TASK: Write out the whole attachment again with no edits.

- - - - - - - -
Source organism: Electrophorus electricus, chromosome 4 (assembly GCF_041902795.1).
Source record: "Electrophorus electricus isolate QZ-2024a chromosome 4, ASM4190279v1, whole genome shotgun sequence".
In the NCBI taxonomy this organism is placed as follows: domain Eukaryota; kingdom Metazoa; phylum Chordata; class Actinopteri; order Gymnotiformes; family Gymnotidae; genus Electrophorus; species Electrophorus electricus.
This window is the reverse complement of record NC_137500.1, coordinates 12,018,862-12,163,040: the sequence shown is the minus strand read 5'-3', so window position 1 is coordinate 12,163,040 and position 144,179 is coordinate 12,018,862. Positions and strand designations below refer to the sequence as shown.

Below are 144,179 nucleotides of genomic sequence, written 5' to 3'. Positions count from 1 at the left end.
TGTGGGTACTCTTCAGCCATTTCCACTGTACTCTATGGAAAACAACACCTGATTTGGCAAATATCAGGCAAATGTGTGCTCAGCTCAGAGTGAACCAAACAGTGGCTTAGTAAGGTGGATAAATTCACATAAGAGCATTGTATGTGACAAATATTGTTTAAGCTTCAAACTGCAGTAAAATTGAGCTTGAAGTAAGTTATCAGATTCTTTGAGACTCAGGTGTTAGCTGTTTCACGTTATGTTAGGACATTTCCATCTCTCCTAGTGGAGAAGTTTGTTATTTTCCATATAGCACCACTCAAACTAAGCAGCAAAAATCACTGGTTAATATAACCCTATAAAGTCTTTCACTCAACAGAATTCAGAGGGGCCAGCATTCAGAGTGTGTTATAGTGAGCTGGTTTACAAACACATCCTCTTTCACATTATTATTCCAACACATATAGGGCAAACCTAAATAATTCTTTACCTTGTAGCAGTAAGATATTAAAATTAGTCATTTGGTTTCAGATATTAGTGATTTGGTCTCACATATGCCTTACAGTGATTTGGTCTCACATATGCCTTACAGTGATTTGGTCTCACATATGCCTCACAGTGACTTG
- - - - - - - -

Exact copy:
Source organism: Electrophorus electricus, chromosome 4 (assembly GCF_041902795.1).
Source record: "Electrophorus electricus isolate QZ-2024a chromosome 4, ASM4190279v1, whole genome shotgun sequence".
In the NCBI taxonomy this organism is placed as follows: domain Eukaryota; kingdom Metazoa; phylum Chordata; class Actinopteri; order Gymnotiformes; family Gymnotidae; genus Electrophorus; species Electrophorus electricus.
This window is the reverse complement of record NC_137500.1, coordinates 12,018,862-12,163,040: the sequence shown is the minus strand read 5'-3', so window position 1 is coordinate 12,163,040 and position 144,179 is coordinate 12,018,862. Positions and strand designations below refer to the sequence as shown.

Below are 144,179 nucleotides of genomic sequence, written 5' to 3'. Positions count from 1 at the left end.
TGTGGGTACTCTTCAGCCATTTCCACTGTACTCTATGGAAAACAACACCTGATTTGGCAAATATCAGGCAAATGTGTGCTCAGCTCAGAGTGAACCAAACAGTGGCTTAGTAAGGTGGATAAATTCACATAAGAGCATTGTATGTGACAAATATTGTTTAAGCTTCAAACTGCAGTAAAATTGAGCTTGAAGTAAGTTATCAGATTCTTTGAGACTCAGGTGTTAGCTGTTTCACGTTATGTTAGGACATTTCCATCTCTCCTAGTGGAGAAGTTTGTTATTTTCCATATAGCACCACTCAAACTAAGCAGCAAAAATCACTGGTTAATATAACCCTATAAAGTCTTTCACTCAACAGAATTCAGAGGGGCCAGCATTCAGAGTGTGTTATAGTGAGCTGGTTTACAAACACATCCTCTTTCACATTATTATTCCAACACATATAGGGCAAACCTAAATAATTCTTTACCTTGTAGCAGTAAGATATTAAAATTAGTCATTTGGTTTCAGATATTAGTGATTTGGTCTCACATATGCCTTACAGTGATTTGGTCTCACATATGCCTTACAGTGATTTGGTCTCACATATGCCTCACAGTGACTTG